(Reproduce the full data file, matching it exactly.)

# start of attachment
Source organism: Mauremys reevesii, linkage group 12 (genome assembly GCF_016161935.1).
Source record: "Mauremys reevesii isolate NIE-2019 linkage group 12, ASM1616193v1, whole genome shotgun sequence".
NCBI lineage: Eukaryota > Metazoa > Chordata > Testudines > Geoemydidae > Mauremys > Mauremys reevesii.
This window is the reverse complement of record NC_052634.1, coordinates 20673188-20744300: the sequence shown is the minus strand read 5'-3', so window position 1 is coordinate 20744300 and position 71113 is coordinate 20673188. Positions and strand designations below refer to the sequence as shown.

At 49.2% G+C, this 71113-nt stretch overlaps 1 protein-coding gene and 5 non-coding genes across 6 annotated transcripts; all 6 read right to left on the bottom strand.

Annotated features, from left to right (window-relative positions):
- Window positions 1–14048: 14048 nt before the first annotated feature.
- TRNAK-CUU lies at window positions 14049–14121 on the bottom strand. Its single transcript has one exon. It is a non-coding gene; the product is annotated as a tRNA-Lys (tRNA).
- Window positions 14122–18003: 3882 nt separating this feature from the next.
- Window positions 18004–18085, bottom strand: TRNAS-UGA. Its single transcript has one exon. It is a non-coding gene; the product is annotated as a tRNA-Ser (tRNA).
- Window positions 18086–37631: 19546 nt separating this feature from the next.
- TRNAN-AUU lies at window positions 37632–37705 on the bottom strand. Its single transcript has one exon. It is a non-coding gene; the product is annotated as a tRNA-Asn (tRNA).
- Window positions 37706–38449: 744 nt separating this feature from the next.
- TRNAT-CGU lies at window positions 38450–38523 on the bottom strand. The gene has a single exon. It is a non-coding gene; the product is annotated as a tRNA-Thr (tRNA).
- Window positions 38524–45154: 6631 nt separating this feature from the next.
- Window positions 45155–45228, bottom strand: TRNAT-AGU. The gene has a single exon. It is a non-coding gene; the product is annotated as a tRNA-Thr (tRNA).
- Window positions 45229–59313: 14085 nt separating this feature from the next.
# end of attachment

Source organism: Mauremys reevesii, linkage group 12 (genome assembly GCF_016161935.1).
Source record: "Mauremys reevesii isolate NIE-2019 linkage group 12, ASM1616193v1, whole genome shotgun sequence".
NCBI lineage: Eukaryota > Metazoa > Chordata > Testudines > Geoemydidae > Mauremys > Mauremys reevesii.
This window is the reverse complement of record NC_052634.1, coordinates 20673188-20744300: the sequence shown is the minus strand read 5'-3', so window position 1 is coordinate 20744300 and position 71113 is coordinate 20673188. Positions and strand designations below refer to the sequence as shown.

At 49.2% G+C, this 71113-nt stretch overlaps 1 protein-coding gene and 5 non-coding genes across 6 annotated transcripts; all 6 read right to left on the bottom strand.

Annotated features, from left to right (window-relative positions):
- Window positions 1–14048: 14048 nt before the first annotated feature.
- TRNAK-CUU lies at window positions 14049–14121 on the bottom strand. Its single transcript has one exon. It is a non-coding gene; the product is annotated as a tRNA-Lys (tRNA).
- Window positions 14122–18003: 3882 nt separating this feature from the next.
- Window positions 18004–18085, bottom strand: TRNAS-UGA. Its single transcript has one exon. It is a non-coding gene; the product is annotated as a tRNA-Ser (tRNA).
- Window positions 18086–37631: 19546 nt separating this feature from the next.
- TRNAN-AUU lies at window positions 37632–37705 on the bottom strand. Its single transcript has one exon. It is a non-coding gene; the product is annotated as a tRNA-Asn (tRNA).
- Window positions 37706–38449: 744 nt separating this feature from the next.
- TRNAT-CGU lies at window positions 38450–38523 on the bottom strand. The gene has a single exon. It is a non-coding gene; the product is annotated as a tRNA-Thr (tRNA).
- Window positions 38524–45154: 6631 nt separating this feature from the next.
- Window positions 45155–45228, bottom strand: TRNAT-AGU. The gene has a single exon. It is a non-coding gene; the product is annotated as a tRNA-Thr (tRNA).
- Window positions 45229–59313: 14085 nt separating this feature from the next.